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Carling O'Keefe was a brewing conglomerate in Canada. The company is now owned by Molson Coors Brewing Company.



Carling 1840–1930Edit

In 1840 Thomas Carling began a small brewing operation in London, Ontario selling beer to soldiers at the local military camp. When he died, his sons William and John took over, naming it the W & J Carling Brewing Co. John Carling became a prominent figure in Canadian business and politics and was later knighted in 1893. Sir John Carling died in 1911. The Carling operation then changed hands several times. In 1930 the Carling company was sold to Canadian Breweries Limited, founded by E. P. Taylor.

O'Keefe 1862–1934Edit

Eugene O'Keefe, a banker, purchased the Hannath & Hart Brewery in 1862. By 1864, one of his partners had died, while the other Patrick Cosgrave left to found his own brewery. The business was renamed O'Keefe and Company. It was the first to produce lager beer in Canada along with the traditional ale and porter.[1] In 1891 the company was incorporated as O'Keefe Brewing Company Limited.[1] In 1911 another new brewery was built with an annual capacity of 500,000 barrels.[1] O'Keefe was one of the first to use trucks for beer delivery, the first to build a mechanically refrigerated warehouse, and one of the first to advertise extensively.[1]

O'Keefe died in 1913. The company became owned by a holding company, O'Keefe Limited, controlled by Sir Henry Pellatt, Sir William Mulock and Charles Vance Millar.[1]

E. P. Taylor began forming Canadian Breweries Limited in 1930. O'Keefe was one of the major targets, but acquisition was not completed until 1934.[1]

Canadian Breweries 1930–1969Edit

Carling was acquired in 1930, and O'Keefe by 1934. Canadian Breweries Limited was a conglomerate, having purchased about 30 breweries. Some of the original brand names stayed in use during this time.

Canadian Breweries was sold to Rothmans 1969 and resulted in a new brewer called Carling O'Keefe in 1973.

Carling O'Keefe 1969–1989Edit

Carling O'Keefe was bought by Elders IXL of Australia in 1987 and later merged with Molson to form Molson Breweries Canada in 1989. At the time of the merger, Molson was the second largest Canadian brewing company, while Carling O'Keefe was third. The merger put the combined company ahead of former market leader Labatt, and made it the sixth largest North America brewery. Seven Canadian plants were closed due to consolidation.[2]

Molson later merged with Coors to form Molson Coors Brewing Company.

Carling brands are currently owned by the Molson Coors Brewing Company. In South Africa it is distributed by SABMiller.


Carling's Toronto location on Carlingview Drive (named for the brewery) is now a Molson brewery.

The Sony Centre for the Performing Arts in Toronto was originally the O'Keefe Centre and later the Hummingbird Centre.

O'Keefe House is the former mansion owned by Eugene O'Keefe in Toronto. It now serves as a residence for Ryerson University.


In 1927, Carling offered a $25,000 prize for the first flight from London, Ontario to London, England (United Kingdom). The challenge was taken up by Capt. Terry Tully, and Lieut. James Medcalf in a Stinson Detroiter monoplane named Sir John Carling. They took off on September 1, 1927 from London, Ontario, and reached Newfoundland, but disappeared over the North Atlantic.[3]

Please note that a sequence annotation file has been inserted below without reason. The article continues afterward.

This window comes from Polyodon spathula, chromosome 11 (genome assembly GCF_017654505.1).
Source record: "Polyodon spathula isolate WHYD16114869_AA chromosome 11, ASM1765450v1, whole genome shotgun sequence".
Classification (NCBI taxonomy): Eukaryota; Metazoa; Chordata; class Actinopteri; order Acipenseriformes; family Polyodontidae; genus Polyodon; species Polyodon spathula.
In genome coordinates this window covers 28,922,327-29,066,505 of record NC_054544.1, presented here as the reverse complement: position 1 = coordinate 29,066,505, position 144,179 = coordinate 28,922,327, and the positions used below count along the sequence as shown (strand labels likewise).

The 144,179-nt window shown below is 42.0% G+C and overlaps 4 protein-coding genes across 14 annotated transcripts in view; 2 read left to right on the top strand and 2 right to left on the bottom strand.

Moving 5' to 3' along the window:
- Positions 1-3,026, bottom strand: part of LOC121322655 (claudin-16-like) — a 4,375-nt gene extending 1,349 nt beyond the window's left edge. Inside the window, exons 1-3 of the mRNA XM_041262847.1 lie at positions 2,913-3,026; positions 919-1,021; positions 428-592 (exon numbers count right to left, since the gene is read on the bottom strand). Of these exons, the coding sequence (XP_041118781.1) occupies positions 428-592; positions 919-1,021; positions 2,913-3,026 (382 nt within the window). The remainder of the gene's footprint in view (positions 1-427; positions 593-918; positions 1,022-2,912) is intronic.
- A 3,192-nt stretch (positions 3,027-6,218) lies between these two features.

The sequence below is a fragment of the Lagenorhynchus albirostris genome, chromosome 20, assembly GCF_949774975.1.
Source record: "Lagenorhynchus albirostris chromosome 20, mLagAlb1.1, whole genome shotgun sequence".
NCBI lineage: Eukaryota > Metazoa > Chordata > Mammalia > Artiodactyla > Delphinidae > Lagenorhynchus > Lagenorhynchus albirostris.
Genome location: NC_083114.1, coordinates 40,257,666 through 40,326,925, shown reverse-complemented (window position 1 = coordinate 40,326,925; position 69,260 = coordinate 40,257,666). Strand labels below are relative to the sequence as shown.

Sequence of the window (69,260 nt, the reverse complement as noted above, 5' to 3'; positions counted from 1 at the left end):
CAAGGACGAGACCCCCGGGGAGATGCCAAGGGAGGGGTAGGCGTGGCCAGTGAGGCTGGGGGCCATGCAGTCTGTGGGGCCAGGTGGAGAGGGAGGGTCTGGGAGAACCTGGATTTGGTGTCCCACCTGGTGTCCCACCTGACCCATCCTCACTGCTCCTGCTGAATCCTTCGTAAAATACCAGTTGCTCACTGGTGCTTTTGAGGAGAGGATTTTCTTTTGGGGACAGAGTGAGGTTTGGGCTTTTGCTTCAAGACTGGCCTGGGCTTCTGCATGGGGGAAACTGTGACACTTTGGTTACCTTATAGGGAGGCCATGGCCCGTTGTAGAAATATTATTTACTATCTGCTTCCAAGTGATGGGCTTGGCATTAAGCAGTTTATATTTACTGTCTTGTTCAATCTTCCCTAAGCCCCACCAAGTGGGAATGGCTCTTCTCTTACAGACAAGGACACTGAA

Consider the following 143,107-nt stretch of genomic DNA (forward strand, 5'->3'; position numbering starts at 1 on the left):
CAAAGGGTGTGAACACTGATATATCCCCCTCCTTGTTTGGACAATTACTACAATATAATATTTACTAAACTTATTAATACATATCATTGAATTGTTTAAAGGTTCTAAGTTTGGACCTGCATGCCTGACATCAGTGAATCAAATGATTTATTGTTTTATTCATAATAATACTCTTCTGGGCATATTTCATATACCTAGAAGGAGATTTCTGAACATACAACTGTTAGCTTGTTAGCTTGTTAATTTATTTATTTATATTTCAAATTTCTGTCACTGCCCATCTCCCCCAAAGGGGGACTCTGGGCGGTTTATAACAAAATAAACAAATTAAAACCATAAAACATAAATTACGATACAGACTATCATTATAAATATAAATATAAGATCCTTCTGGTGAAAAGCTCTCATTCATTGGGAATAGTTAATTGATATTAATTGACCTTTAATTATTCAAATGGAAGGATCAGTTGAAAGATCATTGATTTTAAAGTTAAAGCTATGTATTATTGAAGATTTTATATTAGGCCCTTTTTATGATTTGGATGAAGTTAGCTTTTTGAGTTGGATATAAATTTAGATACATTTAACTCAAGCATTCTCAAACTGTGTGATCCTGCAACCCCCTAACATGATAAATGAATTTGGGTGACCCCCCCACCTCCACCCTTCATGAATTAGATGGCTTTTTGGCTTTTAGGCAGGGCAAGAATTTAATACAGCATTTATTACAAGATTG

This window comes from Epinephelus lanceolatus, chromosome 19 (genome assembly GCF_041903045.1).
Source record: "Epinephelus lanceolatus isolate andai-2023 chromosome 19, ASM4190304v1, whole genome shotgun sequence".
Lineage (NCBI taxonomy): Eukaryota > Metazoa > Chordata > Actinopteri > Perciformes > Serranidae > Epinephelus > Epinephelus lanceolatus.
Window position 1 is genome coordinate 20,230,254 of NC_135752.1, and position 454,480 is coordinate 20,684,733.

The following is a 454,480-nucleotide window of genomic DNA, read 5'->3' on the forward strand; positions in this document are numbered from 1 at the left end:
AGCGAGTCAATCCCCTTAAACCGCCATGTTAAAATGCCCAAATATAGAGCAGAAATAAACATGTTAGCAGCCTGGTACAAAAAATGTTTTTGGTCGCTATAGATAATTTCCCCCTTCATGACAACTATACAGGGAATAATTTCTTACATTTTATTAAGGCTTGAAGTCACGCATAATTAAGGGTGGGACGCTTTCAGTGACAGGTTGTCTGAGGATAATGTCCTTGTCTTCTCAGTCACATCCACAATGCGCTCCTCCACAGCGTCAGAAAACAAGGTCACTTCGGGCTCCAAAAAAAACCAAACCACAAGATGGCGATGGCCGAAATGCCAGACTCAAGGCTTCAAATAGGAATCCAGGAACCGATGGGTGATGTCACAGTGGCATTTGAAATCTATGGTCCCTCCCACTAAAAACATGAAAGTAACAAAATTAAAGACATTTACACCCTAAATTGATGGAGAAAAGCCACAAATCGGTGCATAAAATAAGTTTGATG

From 1993 to 2001 Carling was the sponsor of The Premier League, one of the top sporting leagues in the world, as well as Celtic Football Club and Rangers Football Club, the two largest Scottish teams. Carling owned the Quebec Nordiques of the World Hockey Association in the 1970s. Carling is also known for sponsoring various live music venues in the United Kingdom, including Carling Academies in Brixton, Glasgow, Birmingham, Bristol, Islington, Liverpool and Newcastle upon Tyne; the Shepherd's Bush Empire; the Manchester Apollo and the Carling weekend music festivals which takes place at the end of August each year over two venues- Leeds and Reading.

Carling O'Keefe was a major supporter of Langley Speedway, a 3/8th mile paved stock car oval, in Langley, British Columbia. They often sponsored races and season points championships. For example, Tom Berrow was the 1976 Carling O'Keefe Super Stock Points Champion. Their Company name was painted on the front stretch of the track and was part of the "Winner's Circle" celebration. Carling O'Keefe also held ownership of the NHL's Quebec Nordiques and the CFL's Toronto Argonauts, before selling the franchises in 1988 due to the impending merger with Molson. The company, however, maintained promotional interests in both teams. In addition, during the 1980s, Carling O'Keefe was a chief sponsor for the CFL game telecasts on both the CBC and CTV (and, when CTV ceased broadcasting the CFL after 1986, the league-operated Canadian Football Network) networks.



  1. ^ a b c d e f University of Western Ontario - Partial essay on the History of O'Keefe Archived 2009-09-23 at the Wayback Machine
  2. ^ CBC News
  3. ^ Corfield, Bill (September 1947). "Heroic Failure". Canadian Aviation Magazine. Retrieved 2018-07-27 – via Royal Aviation Museum of Western Canada.

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